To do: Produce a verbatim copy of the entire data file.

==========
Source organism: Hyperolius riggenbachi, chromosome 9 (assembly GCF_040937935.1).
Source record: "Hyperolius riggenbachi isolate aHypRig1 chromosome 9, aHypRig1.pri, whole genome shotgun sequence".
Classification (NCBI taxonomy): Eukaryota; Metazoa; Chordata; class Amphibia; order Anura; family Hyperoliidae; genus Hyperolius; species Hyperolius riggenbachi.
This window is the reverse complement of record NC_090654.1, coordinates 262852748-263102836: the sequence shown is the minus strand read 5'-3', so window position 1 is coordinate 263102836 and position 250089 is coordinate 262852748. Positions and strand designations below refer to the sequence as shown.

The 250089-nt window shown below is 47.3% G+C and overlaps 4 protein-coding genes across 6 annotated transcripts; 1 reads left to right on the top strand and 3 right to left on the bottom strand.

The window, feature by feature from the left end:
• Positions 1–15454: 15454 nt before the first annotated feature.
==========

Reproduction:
Source organism: Hyperolius riggenbachi, chromosome 9 (assembly GCF_040937935.1).
Source record: "Hyperolius riggenbachi isolate aHypRig1 chromosome 9, aHypRig1.pri, whole genome shotgun sequence".
Classification (NCBI taxonomy): Eukaryota; Metazoa; Chordata; class Amphibia; order Anura; family Hyperoliidae; genus Hyperolius; species Hyperolius riggenbachi.
This window is the reverse complement of record NC_090654.1, coordinates 262852748-263102836: the sequence shown is the minus strand read 5'-3', so window position 1 is coordinate 263102836 and position 250089 is coordinate 262852748. Positions and strand designations below refer to the sequence as shown.

The 250089-nt window shown below is 47.3% G+C and overlaps 4 protein-coding genes across 6 annotated transcripts; 1 reads left to right on the top strand and 3 right to left on the bottom strand.

The window, feature by feature from the left end:
• Positions 1–15454: 15454 nt before the first annotated feature.